I’ve been modifying/copying the data from the 4 collections to a single “uber collection” which really is the way it should have been done in the first place. My only real source of confusion is when querying this combined collection how do we know what to serialize the response objects as?

ie if I perform a query and I get a mix of results (class A and class B), how do I deal with it? This really was an artificial problem. The reality is that my queries really didn’t change (that much). If I was originally querying collection 1 for results I’d always get back results serialized as a list of Class A objects. If I’m doing the same query against the combined collection I should still get the same results. The only change I did to the objects (and the query) was that in each Document stored in this combined collection I added a “DocType” property which was assigned some number (really enum). This way I could modify my query to be something like:   “….. original query…..  AND e.DocType=1”   etc.

This just gave me a little piece of mind that my queries would only return a single Document Type and that I wouldn’t have to “worry my pretty little head” over some serialization trickery later on.

So… what happened? Is a combined collection better or worse performance wise? A resounding BETTER is the answer. For the *exact* same data (just copying the documents from the 4 collections into the combined collection) and adding the DocType property I got the following results:

WebRole in Singapore with DocumentDB in west-us:







Giving an average of 3609ms. This is an 8% improvement.

For everything in west-us I then got:







With the average being 152ms. This is an improvement of 69%!!!!  HOW??? WHY???? (not that I’m complaining mind you). What appears to have happened is that regardless of compute vs storage location approximately 300ms has been shaved off the query time. ie The average for compute/storage in different locations went from 3915ms to 3609ms with a difference of 306ms. When we have compute and storage in the same location the averages were 485ms to 152ms, having a difference of 333ms.

I’ll be asking the DocumentDB production team for any advice/reasoning around this merely to satisfy my own curiosity but hey, not going to look a gift horse in the mouth.

When I get some time I’ll do some more tests to see if this DocType property I added somehow improve the performance. If I added that to the scenario where I had the 4 collections, would it speed things up? I can’t see how, since I’m just using it to filter document entity types and for the test when I have multiple collections I’m really only querying one of them (which has a single entity type in it). More investigations to follow…..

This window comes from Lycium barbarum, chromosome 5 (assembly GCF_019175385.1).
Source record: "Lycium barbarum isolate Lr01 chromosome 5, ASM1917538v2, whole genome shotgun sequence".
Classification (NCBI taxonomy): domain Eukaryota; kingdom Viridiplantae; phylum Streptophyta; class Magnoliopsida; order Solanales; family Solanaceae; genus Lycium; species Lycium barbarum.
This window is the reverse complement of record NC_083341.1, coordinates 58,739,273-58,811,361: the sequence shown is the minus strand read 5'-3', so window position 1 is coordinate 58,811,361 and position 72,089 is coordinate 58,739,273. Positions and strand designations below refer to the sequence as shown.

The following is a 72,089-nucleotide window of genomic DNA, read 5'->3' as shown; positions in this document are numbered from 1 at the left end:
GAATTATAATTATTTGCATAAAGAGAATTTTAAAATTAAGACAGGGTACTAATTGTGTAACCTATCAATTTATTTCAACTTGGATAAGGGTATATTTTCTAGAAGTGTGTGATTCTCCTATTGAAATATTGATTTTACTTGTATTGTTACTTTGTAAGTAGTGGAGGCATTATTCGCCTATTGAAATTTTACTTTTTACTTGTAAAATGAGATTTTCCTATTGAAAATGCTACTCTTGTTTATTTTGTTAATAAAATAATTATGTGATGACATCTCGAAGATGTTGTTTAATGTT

Iceberg Example

In my previous post I examined how to use BlobSync to create a tool that not only uploads/downloads deltas to Azure Blob Storage (and hence saving LOTS of bandwidth), but also how to keep multiple versions in the cloud easily.

As a sample file for uploading/downloading I’ve picked the entire Sherlock Holmes collection. Big enough that it can show the benefits of dealing with deltas for bandwidth savings, but small enough that it can be easily edited (text).

Firstly, I perform the original upload.


Here you can see that the original sherlock file about 3.6M and for the initial upload the entire file is uploaded (indicated by the “Uploaded 3868221 bytes” message).

Then I list the blobs and it shows I only have 1 version (called “sherlock” as expected).


Now, I edit the sherlock file and modify a few lines here and there, and reupload it.



We can instantly see that this time the upload only transferred 100003 bytes. Which is about 2.6% of the original file size. Which is a nice saving.

Then we list the blobs associated with “sherlock” again. This time we see 2 versions:

  • sherlock 8/01/2015 11:36:09 AM +00:00
  • sherlock.v1 8/01/2015 11:36:01 AM +00:00

Here we see sherlock and sherlock.v1.  The original sherlock blob that was uploaded was renamed to sherlock.v1. The new sherlock uploaded is now the vanilla “sherlock” blob.

Note: The timestamps still need a little work. The ones displayed are when blobs were copied/uploaded. This means that sherlock.v1 doesn’t have the original timestamp when sherlock was originally uploaded but when it was copied from sherlock to sherlock.v1. But I can live with that for the moment.

Now, say I realise that I really want to have a copy of the original sherlock. The problem is that my local version has been modified. No problems, now I can tell update my local file with the contents of sherlock.v1 (remember, thats the original one I uploaded).


The download was 99k (again, not the 3.6M of the full file). In my case the c:\temp\sherlock is now updated to be the same as the blob sherlock.v1 (ie the original file). How can I be sure?

Well, I happen to have a spare copy of the original sherlock file on my machine (c:\temp\sherlock-orig), and you can see from my file compare (fc.exe) that the original sherlock and my newly updated local copy are the same.

Now I can upload/download deltas AND have multiple versions available to me for future reference.

So, what happens with all my backups I don’t want? Well, you can always load up any Azure Storage Explorer program and delete the blobs you don’t want. Or you can use Icerberg to prune them for you.

Say I’ve created a few more versions of sherlock.


But I’ve decided that I only want to keep the latest 2 backups (ignoring the most current one). ie I want to keep sherlock, sherlock.v2 and sherlock.v3.

I can issue the prune command as such: